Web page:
The procedure is designed to reduce the effects of sagging skin, principally around the lower half of the face and neck, by removing excess fat and drawing the skin back so it is firmer and tighter.
A traditional facelift, also known as rhytidectomy, involves an incision along the hairline down to the ear and underneath the earlobe to make amendments and remove excess skin and fat. The wound scars fade quickly and are barely visible in the natural contours of the face.
Bandages may be needed to support the face along with temporary drains fitted behind the ears to disperse excess blood and fluids for a few days as the face heals.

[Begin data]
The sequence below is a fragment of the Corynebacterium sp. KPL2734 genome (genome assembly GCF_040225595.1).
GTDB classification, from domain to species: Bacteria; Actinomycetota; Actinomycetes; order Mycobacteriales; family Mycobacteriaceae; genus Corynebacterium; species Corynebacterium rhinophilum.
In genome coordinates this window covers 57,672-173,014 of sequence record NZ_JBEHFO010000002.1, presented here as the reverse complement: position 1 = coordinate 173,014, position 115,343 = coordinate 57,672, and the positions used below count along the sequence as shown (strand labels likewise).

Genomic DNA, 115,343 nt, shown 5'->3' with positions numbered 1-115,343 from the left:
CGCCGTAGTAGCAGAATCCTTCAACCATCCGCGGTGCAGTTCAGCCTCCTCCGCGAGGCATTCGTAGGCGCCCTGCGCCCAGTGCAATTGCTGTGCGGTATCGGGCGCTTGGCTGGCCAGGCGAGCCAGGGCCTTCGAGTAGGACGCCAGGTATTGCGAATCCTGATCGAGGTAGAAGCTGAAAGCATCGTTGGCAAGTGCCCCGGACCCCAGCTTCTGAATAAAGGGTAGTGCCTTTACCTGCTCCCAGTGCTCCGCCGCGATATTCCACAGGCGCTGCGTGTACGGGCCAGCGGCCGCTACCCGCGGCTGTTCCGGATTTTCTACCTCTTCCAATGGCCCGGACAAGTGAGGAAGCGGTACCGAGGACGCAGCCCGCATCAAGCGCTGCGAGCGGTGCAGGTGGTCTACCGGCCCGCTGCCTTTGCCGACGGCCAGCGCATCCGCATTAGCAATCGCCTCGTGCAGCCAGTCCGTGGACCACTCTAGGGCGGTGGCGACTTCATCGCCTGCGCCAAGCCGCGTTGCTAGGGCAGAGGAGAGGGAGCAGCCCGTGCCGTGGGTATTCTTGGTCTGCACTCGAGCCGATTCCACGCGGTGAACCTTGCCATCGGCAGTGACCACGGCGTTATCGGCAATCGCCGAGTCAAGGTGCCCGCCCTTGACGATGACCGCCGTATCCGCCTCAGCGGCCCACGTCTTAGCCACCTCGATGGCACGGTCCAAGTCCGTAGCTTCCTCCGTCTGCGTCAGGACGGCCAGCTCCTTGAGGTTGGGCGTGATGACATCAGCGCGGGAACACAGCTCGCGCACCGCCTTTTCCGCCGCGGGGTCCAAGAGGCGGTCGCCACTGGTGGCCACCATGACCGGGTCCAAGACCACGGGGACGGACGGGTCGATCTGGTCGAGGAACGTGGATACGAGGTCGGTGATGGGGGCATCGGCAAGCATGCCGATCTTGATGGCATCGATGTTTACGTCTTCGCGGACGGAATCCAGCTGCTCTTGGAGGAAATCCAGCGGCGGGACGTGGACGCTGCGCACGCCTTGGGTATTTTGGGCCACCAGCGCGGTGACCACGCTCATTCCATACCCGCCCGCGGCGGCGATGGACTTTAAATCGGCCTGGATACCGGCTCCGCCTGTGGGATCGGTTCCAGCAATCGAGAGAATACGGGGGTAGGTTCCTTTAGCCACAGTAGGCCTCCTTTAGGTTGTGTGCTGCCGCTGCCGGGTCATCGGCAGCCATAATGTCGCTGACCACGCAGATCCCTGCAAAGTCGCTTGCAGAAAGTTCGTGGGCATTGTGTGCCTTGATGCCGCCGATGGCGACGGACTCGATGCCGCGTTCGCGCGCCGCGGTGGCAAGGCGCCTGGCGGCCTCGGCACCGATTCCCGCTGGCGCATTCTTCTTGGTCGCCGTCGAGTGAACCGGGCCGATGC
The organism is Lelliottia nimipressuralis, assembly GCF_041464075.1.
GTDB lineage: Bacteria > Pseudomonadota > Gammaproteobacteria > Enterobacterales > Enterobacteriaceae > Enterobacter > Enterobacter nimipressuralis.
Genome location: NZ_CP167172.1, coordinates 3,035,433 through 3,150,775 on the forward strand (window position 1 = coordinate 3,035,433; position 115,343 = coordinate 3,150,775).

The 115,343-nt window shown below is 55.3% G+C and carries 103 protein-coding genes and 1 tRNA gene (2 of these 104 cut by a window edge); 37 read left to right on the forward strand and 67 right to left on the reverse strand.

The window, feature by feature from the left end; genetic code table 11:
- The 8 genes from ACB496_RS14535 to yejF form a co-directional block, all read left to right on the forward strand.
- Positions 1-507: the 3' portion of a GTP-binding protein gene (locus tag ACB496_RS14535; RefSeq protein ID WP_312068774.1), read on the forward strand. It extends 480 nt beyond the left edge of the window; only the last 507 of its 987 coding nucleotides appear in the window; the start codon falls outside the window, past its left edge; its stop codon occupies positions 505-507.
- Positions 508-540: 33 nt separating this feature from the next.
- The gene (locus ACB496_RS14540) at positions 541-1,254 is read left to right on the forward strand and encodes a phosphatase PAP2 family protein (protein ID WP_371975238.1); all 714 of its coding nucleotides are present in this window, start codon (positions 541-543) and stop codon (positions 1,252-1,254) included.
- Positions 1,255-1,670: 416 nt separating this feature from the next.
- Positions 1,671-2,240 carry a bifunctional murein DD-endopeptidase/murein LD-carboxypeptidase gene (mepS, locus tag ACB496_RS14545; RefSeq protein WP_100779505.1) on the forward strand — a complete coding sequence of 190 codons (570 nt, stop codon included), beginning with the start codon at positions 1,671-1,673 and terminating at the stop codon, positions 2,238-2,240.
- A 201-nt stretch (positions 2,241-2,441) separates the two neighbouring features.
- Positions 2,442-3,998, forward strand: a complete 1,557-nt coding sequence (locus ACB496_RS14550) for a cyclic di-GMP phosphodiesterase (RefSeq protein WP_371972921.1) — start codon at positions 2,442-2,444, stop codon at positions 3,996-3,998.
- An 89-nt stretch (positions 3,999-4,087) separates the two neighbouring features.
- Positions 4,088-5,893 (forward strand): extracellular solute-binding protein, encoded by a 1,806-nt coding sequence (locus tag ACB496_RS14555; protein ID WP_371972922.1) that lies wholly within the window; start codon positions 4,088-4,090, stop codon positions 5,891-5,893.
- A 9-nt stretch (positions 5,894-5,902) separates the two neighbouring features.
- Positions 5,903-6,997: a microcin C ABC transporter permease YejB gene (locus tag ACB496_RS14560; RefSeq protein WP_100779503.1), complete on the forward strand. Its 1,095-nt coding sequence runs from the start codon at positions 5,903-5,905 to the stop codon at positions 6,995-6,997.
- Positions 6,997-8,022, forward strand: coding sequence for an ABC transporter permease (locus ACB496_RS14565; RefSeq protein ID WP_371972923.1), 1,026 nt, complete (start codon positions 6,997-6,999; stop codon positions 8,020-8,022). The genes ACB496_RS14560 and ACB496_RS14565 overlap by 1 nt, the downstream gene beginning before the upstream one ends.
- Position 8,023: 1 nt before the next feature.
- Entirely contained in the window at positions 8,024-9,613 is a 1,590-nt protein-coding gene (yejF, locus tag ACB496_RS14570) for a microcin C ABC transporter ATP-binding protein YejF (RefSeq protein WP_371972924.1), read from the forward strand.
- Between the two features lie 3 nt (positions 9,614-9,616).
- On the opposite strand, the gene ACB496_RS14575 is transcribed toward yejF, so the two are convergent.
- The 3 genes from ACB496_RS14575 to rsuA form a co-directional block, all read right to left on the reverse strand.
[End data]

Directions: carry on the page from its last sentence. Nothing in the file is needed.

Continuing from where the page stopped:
It takes up to a month to fully recover from a facelift and it is advisable to restrict activities and not to return to work during that period.
Surgeons can also employ keyhole surgery or a technique called Minimal Access Cranial Suspension (MACS) which involves smaller incisions and a telescopic camera to guide the process of fat removal and muscle tightening.
Operations can be done under local or general anaesthesia and sedation and can last three hours.
The full benefit of the procedure will normally become evident only after six months. As with all cosmetic procedures, it is important to have a full discussion with the consultant to determine what can be achieved aesthetically.